The first morning proves indicative, starting by climbing, moving out across juniper, oak and ponderosa ridges and saddles. In time we'll stop to call. That first morning it's still and quiet as Ken makes the first cow calls towards a meadow well below. The bugle that follows fills us with enthusiasm, a single bull responding to Ken's calls. We don't get a look at that bull, as he retreats with his cows into swallowing timber. This scenario repeats itself the first few days, making contact, Ben and I fanning ahead to ambush passing bulls. During the first two days this tactic provides high hopes and a few close encounters.
One of the early highlights occurs on the first day, Ken, Ben and I listening to Ken as we drive to evening tree stand sites. Ken's saying something about a big bull he's seen occasionally while scouting, when suddenly he points and says, "Just like that one there!"
To our left is the biggest bull I've ever laid eyes on. He's leaving a water-hole, a few steps behind a lone cow. At 45 yards the bull's deep "whale tails" seem to reach his rump. He turns to regard us, showing his extremely wide spread. He casually ambles after the cow.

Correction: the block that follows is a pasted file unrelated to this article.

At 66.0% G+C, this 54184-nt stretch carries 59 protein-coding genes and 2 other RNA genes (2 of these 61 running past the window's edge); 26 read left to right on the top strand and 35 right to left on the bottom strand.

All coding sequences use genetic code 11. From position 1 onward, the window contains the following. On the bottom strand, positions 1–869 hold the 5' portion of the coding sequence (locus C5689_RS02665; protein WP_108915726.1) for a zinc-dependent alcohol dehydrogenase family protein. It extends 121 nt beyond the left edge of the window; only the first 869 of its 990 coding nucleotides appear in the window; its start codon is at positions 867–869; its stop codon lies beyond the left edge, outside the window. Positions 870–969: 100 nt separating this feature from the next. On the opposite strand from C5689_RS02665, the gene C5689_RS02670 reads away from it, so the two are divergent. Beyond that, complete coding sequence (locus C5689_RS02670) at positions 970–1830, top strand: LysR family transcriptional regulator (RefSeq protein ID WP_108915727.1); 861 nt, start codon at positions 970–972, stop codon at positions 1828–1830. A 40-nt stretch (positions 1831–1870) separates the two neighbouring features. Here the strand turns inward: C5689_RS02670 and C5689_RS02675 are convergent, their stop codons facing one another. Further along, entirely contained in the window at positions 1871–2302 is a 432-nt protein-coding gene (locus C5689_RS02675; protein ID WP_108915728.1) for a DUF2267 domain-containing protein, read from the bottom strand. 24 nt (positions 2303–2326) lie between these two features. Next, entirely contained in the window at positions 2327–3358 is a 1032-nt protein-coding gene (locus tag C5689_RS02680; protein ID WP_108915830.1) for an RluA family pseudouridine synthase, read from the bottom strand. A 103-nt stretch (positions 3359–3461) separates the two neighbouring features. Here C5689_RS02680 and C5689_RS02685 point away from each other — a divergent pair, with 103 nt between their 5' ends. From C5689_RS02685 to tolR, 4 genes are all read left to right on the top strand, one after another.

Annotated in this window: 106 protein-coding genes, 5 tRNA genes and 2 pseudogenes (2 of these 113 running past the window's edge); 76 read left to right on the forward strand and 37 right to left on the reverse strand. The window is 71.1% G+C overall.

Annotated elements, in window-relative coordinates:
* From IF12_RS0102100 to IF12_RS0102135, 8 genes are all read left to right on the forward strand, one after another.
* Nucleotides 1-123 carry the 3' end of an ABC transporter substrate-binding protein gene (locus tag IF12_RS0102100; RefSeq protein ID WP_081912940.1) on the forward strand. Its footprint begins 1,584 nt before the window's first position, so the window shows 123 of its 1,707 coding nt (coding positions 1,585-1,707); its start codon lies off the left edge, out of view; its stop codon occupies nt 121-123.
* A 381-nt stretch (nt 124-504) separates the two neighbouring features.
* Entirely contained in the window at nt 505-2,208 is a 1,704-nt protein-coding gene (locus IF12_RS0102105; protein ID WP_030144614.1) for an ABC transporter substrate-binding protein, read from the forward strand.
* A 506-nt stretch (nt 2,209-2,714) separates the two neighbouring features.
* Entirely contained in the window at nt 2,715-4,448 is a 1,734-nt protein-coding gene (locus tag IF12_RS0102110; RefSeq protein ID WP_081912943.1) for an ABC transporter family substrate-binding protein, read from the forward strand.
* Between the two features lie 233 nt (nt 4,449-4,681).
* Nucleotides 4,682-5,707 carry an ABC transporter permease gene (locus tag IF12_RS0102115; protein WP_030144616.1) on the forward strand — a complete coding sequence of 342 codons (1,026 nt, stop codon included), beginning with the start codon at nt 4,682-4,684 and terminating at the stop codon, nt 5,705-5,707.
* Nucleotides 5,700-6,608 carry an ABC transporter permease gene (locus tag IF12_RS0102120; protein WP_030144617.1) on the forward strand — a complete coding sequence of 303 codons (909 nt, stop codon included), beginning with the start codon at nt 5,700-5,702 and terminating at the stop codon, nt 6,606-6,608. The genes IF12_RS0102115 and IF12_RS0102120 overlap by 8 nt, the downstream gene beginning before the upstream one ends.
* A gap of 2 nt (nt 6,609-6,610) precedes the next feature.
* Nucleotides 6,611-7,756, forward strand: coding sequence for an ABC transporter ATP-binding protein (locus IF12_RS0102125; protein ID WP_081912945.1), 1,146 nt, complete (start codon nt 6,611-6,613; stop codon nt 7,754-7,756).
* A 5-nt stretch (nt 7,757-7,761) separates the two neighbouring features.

Ben and I need no prodding, deciding the best thing to do is hot-foot it in an attempt to get ahead of the cow, evening light fading quickly. I could bore you with details, but in short the bull grew silent and disappeared. Needless to say, we will invest a good bit of effort on this monster, managing to locate him several times, but each morning his bugle recedes deeper into thick cover as a hot sun climbs higher.
After another morning of chasing our monster, Ken suggests a noon-to-dark vigil in what he describes as a "super-double secret" spot. The wind swirls unaccountably on this rough ridge where a stand guards a spring, but since I'm adorned in head-to-toe scent-containment duds I'm the obvious candidate for the site. Ben sits on a meadow wallow on the other side of the ridge.